“The River Wild (The Unused Score)”
Soundtrack Album Review
Music By Maurice Jarre
Also Contains “The Replacement River Wild Score” Music By Jerry Goldsmith
Featuring “The Water Is Wide” Performed By The Cowboy Junkies
Intrada Special Collection Vol.301
Disc 1/Goldsmith Score – 35 Tracks/Disc Time: 78:52
Disc 2/Jarre Score – 39 Tracks/Disc Time: 76:06
Grade: B- (Jarre Score Rating)
In the Fall of 1994, the action-thriller “The River Wild” finally was released after being slated to be released during the Summer but was derailed by poor test screenings which resulted in a change of composers and a new release date in the process. The film stars two-time Oscar Winner Meryl Streep as Gail, an expert rafter and wilderness guide who takes her family (David Straithearn and Joseph Cross) on a vacation when they meet two charming criminals (Kevin Bacon and John C.Reilly) on the run. Soon their vacation turns into a nightmare as they take them hostage as part of their escape. But Gail and her husband use their personal knowledge of nature to take them head on in a very intense climax.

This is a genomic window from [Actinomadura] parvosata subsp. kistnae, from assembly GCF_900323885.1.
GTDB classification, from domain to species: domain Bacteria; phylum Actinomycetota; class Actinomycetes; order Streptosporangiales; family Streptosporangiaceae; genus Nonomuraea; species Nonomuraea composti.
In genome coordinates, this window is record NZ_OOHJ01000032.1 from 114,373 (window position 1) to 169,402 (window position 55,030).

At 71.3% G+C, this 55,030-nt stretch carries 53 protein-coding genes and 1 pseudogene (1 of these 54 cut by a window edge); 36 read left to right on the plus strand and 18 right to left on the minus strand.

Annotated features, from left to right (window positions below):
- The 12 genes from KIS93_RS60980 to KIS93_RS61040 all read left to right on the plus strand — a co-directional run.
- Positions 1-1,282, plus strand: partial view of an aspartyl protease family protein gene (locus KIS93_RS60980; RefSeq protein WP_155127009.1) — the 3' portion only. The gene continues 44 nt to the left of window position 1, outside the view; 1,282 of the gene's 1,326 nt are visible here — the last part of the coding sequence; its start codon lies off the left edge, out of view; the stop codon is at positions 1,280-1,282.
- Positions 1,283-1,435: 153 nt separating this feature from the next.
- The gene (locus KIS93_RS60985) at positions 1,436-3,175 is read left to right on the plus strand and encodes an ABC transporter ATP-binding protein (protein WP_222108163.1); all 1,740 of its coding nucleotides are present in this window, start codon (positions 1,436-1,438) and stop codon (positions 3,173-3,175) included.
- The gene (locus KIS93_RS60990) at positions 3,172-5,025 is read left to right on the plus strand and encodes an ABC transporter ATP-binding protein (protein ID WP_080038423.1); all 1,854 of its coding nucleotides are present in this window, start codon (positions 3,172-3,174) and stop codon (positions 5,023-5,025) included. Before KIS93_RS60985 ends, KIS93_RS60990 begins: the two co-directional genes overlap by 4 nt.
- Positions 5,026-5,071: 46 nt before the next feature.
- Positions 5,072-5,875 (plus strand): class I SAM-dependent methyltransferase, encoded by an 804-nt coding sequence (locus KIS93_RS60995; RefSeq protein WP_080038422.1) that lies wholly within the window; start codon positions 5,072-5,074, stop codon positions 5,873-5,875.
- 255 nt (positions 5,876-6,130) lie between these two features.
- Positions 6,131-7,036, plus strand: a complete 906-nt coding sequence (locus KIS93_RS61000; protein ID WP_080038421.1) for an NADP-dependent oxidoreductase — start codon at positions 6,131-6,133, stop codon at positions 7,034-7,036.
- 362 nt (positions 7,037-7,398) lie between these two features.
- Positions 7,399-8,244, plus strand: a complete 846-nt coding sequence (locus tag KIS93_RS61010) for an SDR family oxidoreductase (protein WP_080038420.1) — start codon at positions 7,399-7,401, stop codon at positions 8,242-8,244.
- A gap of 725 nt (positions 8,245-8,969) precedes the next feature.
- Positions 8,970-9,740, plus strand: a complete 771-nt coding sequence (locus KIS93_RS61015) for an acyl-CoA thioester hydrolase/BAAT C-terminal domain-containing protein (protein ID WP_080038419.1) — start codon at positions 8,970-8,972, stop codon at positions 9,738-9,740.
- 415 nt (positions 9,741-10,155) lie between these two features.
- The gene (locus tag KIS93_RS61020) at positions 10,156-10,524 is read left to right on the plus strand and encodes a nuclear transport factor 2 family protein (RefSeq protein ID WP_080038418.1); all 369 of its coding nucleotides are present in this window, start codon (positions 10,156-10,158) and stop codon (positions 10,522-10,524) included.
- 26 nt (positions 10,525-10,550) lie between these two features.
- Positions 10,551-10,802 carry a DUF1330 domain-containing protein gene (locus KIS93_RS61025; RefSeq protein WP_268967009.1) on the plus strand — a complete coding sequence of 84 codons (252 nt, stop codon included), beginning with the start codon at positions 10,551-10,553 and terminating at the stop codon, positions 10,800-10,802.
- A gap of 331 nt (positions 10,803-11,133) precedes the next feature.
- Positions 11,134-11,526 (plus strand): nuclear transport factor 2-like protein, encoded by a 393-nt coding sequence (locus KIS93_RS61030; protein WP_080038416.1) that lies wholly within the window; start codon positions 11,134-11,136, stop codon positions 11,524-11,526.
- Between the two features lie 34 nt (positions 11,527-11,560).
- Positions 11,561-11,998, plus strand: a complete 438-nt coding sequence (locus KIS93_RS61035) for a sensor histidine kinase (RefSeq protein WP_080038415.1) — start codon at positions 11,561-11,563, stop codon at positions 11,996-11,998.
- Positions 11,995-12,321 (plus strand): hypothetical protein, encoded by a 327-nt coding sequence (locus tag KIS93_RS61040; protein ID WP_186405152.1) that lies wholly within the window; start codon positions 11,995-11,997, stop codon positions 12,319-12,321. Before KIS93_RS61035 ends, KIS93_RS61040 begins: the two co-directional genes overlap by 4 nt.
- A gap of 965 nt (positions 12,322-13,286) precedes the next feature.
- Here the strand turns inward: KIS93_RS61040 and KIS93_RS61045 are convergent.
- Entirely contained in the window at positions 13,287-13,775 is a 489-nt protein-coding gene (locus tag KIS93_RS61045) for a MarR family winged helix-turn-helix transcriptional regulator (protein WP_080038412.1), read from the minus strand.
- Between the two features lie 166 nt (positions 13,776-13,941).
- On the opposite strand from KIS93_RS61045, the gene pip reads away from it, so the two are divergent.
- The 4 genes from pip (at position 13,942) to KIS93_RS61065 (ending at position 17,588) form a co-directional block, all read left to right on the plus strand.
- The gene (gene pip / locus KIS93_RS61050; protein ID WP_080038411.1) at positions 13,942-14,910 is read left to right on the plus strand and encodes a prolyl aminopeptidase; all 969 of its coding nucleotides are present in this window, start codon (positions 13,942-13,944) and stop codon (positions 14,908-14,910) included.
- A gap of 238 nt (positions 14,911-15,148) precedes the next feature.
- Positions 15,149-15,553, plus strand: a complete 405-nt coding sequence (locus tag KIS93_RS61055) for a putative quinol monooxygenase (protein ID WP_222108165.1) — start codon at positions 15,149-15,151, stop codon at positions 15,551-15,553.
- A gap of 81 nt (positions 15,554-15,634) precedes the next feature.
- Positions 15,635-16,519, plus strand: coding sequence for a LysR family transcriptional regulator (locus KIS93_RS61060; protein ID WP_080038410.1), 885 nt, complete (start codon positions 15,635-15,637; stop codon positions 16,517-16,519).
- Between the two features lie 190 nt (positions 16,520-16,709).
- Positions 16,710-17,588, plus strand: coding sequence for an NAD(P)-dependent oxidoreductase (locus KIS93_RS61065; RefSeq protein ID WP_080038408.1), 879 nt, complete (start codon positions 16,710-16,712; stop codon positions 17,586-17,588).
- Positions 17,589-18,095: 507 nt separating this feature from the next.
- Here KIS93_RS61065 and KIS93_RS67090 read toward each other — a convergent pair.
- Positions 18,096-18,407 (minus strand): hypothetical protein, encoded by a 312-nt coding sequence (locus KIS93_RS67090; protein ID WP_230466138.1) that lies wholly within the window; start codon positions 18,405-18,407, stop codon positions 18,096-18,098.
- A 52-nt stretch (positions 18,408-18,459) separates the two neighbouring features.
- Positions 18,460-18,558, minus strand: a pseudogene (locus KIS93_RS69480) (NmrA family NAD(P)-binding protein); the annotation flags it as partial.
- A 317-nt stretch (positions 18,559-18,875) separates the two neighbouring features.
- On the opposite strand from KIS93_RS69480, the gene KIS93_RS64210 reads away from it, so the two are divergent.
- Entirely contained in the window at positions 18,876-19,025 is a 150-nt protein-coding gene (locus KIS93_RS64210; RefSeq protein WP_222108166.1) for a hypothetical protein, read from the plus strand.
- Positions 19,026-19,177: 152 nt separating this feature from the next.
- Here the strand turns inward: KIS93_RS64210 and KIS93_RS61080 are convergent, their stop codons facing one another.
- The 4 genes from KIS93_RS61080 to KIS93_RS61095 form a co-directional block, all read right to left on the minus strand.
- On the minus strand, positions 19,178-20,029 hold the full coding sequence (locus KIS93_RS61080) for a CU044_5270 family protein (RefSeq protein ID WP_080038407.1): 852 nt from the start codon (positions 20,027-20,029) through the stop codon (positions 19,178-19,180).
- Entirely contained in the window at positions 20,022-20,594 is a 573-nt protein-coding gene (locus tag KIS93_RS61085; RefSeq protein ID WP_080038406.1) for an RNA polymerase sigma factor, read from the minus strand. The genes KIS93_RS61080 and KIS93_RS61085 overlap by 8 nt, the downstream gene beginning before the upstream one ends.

The film originally featured a complete recorded score by the late Oscar Winning composer Maurice Jarre, who the studio felt his music didn’t fit the intense approach the film had and in particular the film’s climax. So as a last minute hail mary, Oscar Winner Jerry Goldsmith was hired to re-score the film at the suggestion of Director Curtis Hanson, who he wanted to work with in the past. Goldsmith was definitely no stranger to last minute rescues with his Oscar nominated score to “Chinatown” being his most famous along with his harrowing, “Air Force One” also being amongst his most popular. The approach to this score is drastically different than Jarre’s which is more suspense and action oriented than Jarre’s expansive nature influenced work. Goldsmith also utilized the traditional song, “The Water Is Wide” as part of the fabric of his score to good effect. Jarre’s original intensions for this film was rather than emphasize the suspense thriller aspects upfront, he wrote a score that respected nature and the surroundings that Streep’s character was knowledgeable of in going against the villains of the film. Jarre’s score also does feature suspense and action, but more as shock and surprise more than anything else. which do work. The score which has now pretty much become a legend and part of a group of a handful of scores that Jarre would have rejected during the 1990’s that also included “White Squall”, “Jennifer Eight” and “First Knight” which ironically was also rescored by the late Jerry Goldsmith a year after this film was released among them.